I'm looking for information about how representations of $S_n$ decompose under restriction.

I know about the branching rule: That is, in characteristic 0, irreducible modules $L(\lambda)$ for $S_n$ decompose into a direct sum of irreducible modules of $S_{n-1}$ and there is a nice combinatorial rule for determining the multiplicities of the $S_{n-1}$-modules in the decomposition.

Are there similar results for the embedding of $S_k \times S_{n-k}$ in $S_n$? That is, is there a way of computing the multiplicity of the irreducible $S_k \times S_{n-k}$-module $L(\nu) \otimes L(\mu)$ in $L(\lambda) \downarrow^{S_n}_{S_k \times S_{n-k}}$?

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    $\begingroup$ By Frobenius reciprocity, you're just looking for the Littlewood-Richardson rule. $\endgroup$ Oct 5, 2010 at 20:58
  • $\begingroup$ The answer is almost certainly yes, but I'd have to do some looking for the most appropriate references. The subgroups you mention are among the Young subgroups; inducing or restricting characters from or to them is a classical theme in the subject, going back I presume to Young himself. $\endgroup$ Oct 5, 2010 at 21:01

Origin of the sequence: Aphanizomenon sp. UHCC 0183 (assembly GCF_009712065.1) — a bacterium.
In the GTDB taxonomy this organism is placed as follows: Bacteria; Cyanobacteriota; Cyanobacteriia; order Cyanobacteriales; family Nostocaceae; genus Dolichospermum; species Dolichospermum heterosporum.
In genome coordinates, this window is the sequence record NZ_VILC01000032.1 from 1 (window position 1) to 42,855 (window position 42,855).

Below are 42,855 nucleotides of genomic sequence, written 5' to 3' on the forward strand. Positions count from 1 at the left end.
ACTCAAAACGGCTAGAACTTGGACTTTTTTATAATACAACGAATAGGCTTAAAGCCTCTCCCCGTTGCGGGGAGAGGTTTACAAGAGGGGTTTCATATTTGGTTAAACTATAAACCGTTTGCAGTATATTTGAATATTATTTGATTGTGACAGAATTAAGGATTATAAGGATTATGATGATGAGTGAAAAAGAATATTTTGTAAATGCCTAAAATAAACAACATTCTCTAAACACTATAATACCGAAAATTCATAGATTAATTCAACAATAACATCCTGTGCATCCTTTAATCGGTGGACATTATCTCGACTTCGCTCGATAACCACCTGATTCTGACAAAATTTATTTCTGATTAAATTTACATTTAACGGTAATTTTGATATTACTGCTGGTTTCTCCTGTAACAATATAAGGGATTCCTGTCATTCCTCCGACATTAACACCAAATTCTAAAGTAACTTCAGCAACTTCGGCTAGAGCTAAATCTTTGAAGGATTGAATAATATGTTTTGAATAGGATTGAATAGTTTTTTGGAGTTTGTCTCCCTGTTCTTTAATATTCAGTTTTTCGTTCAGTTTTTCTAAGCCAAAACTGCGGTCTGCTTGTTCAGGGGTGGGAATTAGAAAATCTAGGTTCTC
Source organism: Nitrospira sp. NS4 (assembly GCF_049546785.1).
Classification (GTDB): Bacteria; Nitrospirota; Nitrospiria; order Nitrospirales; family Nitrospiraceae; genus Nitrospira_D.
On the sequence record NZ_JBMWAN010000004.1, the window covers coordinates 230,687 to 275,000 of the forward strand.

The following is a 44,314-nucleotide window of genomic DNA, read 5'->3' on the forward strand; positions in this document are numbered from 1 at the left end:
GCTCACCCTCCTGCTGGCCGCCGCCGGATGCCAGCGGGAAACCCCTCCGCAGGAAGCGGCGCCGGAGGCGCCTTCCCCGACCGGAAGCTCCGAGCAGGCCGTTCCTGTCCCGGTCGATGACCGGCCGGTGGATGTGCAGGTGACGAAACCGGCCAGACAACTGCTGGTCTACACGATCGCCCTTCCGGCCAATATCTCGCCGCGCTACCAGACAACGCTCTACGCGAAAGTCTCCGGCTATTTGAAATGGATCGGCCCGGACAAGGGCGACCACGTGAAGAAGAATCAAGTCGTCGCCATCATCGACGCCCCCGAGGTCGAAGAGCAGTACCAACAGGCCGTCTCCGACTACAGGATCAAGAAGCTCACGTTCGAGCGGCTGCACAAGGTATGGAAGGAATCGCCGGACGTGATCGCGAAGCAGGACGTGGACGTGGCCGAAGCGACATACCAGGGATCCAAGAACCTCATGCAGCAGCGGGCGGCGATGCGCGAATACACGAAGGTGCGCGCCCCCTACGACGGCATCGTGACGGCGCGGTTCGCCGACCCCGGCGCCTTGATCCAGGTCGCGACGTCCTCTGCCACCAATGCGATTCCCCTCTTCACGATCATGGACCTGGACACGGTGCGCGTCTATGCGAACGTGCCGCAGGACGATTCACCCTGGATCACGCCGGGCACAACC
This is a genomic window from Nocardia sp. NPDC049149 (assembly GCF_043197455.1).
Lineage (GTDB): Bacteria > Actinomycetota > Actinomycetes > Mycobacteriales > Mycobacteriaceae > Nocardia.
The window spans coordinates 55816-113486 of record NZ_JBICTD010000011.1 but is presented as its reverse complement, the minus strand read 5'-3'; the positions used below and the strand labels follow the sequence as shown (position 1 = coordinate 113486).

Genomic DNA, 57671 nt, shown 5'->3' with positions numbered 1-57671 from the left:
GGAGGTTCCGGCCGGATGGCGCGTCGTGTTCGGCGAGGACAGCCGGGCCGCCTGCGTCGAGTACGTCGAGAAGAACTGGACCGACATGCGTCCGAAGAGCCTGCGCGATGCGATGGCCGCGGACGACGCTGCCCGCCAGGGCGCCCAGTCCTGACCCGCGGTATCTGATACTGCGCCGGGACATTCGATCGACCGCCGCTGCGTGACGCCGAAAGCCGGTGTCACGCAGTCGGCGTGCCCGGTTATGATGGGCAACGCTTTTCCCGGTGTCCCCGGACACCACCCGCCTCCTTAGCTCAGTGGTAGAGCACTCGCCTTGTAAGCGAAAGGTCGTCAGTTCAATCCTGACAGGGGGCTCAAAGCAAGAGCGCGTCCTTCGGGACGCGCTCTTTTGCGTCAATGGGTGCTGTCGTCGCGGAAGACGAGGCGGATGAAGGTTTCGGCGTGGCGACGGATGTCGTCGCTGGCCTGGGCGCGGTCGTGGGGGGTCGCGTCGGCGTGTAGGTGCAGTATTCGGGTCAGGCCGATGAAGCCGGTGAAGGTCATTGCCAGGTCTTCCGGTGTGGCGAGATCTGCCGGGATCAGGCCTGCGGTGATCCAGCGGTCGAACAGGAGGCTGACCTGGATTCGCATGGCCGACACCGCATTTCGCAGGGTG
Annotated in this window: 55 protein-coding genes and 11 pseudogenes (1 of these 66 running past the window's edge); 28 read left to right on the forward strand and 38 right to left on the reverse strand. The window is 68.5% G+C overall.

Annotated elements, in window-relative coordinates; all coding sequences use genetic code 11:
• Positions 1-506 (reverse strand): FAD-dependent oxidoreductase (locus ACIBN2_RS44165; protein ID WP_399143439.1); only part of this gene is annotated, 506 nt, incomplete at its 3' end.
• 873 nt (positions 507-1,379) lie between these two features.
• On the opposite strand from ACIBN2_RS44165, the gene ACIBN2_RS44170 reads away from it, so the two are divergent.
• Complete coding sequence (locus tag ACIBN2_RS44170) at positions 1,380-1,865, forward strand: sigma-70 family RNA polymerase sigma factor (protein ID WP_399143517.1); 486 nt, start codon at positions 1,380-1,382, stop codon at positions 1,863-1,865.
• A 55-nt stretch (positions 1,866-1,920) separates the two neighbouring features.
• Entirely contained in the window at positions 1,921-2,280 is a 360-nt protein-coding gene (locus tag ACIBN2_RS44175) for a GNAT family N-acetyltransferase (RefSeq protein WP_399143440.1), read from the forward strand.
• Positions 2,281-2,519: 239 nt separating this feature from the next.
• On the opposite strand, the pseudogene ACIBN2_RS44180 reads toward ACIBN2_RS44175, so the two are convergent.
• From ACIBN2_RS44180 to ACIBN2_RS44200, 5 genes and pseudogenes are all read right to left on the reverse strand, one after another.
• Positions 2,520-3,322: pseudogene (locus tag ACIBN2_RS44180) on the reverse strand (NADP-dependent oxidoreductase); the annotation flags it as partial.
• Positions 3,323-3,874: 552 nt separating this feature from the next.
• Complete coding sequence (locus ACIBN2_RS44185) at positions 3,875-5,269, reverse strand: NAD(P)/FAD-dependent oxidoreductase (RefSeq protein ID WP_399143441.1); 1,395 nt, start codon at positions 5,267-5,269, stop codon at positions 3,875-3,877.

1 Answer 1


To elaborate on Alexander Woo's comment, the multiplicity of $L(\nu) \otimes L(\mu)$ in $L(\lambda)$ restricted is the Littlewood-Richardson coefficient $c^\lambda_{\nu, \mu}$. See http://en.wikipedia.org/wiki/Littlewood-Richardson_coefficient for the statement. For a proof (i.e., why this is related to symmetric functions or representations of the general linear group), you can see Section 7.18 of Stanley's Enumerative Combinatorics vol. 2.


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